I discovered, a few years ago, that you don’t have to shell out $75 to use someone’s software to prepare your taxes.

The information is all in the IRS documents. Unlike the simplified TurboTax questions, the specifics for your situation is very clear. It took me several weeks the first year I did it. But each year it takes less and less time. I think it took me less than a week this year.

Here’s how I did it:

Google Sheets Workbook

I use one Sheet per IRS form. I write the line number in column A, copy the description on the form on column B, the amount in column C, and a justification in column D. Writing the justification out makes me thoroughly think through my answer, and it can provide a paper trail if I am audited. Which I have been. While I was using TurboTax. I lost several hundred dollars because I didn’t read the IRS instructions. The answer to my question was in the instructions.

And because I was in correspondence with the IRS, I almost fell for a phishing scam from a foreign country which shall remain nameless. Someone called me and said I owed the IRS money, which I did. I told them I was emailing my husband to call the police to verify that they had officers standing by to arrest me, and they told me to have a good day and hung up.

The real IRS sent me a letter and explained the fee and included information on an appeals process. And had American accents.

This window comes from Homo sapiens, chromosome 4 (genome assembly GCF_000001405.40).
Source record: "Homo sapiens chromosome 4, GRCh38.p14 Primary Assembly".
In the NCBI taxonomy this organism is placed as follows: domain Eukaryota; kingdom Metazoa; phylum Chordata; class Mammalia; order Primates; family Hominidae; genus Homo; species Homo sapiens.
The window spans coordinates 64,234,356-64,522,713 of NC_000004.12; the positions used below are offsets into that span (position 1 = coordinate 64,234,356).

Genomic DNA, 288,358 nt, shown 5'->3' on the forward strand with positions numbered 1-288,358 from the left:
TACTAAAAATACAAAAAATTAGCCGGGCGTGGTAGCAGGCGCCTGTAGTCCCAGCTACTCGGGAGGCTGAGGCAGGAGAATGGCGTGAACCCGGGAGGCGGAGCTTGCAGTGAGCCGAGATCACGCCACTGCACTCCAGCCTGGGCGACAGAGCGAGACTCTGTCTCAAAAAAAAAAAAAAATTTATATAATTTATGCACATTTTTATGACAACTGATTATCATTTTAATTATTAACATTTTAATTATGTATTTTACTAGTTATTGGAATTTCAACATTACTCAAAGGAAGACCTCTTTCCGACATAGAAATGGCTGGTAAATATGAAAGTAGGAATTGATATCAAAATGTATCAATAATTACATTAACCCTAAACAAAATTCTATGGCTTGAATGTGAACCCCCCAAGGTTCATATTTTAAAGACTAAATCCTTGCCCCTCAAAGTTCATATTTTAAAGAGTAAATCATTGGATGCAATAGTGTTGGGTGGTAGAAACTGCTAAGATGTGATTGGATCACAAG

I write spreadsheet formulas to do the math for me. And I never type a number in twice; I always use a reference to the first time I typed the number. That way, if I update any quantities, which I did often, the whole spreadsheet will update automatically. This year I took a big step and included IF statements. I felt so awesome.

The Google Sheet workbook starts the previous year, when you choose your PIN to file. Next year, you’ll need to put that PIN in. Mine are already in my next year’s workbook. Which is shared with my husband.

Dropbox Folder

Speaking of shared with my husband, we have free dropbox accounts. This allows us to share access to documents. And preserves a copy in the cloud.

We have a shared folder called Taxes, and in Taxes are one folder per year. We save an electronic copy of the tax return, the W2s, the 1099s, the whatevers.

I clicked on the 2020 folder and dragged it to the sidebar of Finder, so I would have quick access to the documents.

Bookmark folder

I made a bookmark folder holding links to websites like Mint, Vanguard, and Ally. Also the common 1040 forms.

Tax filing party

We set aside an evening or two to actually file. I have my spreadsheet open, and my husband has the Free Fillable Forms website from the IRS up. Which is free, as it says.

It’s an online version of the paper forms which our parents penned and mailed. I have an almost exact copy on my spreadsheet, so I tell him which numbers should go where and why. He catches a few mistakes, which freaks me out.


When the form mentions something like “Amount from form 8889,” you Google “form 8889” and the correct IRS form will be the first hit. The instructions will be the second hit. You should read the instructions. When you read the instructions, you will know if the form applies to you or not. And the next year, you will mostly remember what each form is about. And you will be aware during the year of what tax breaks you could get someday. Like 529 College Savings Accounts or Organ Donation deduction.

So this is an option, if TurboTax wants you to pay a lot of money for their “free” file.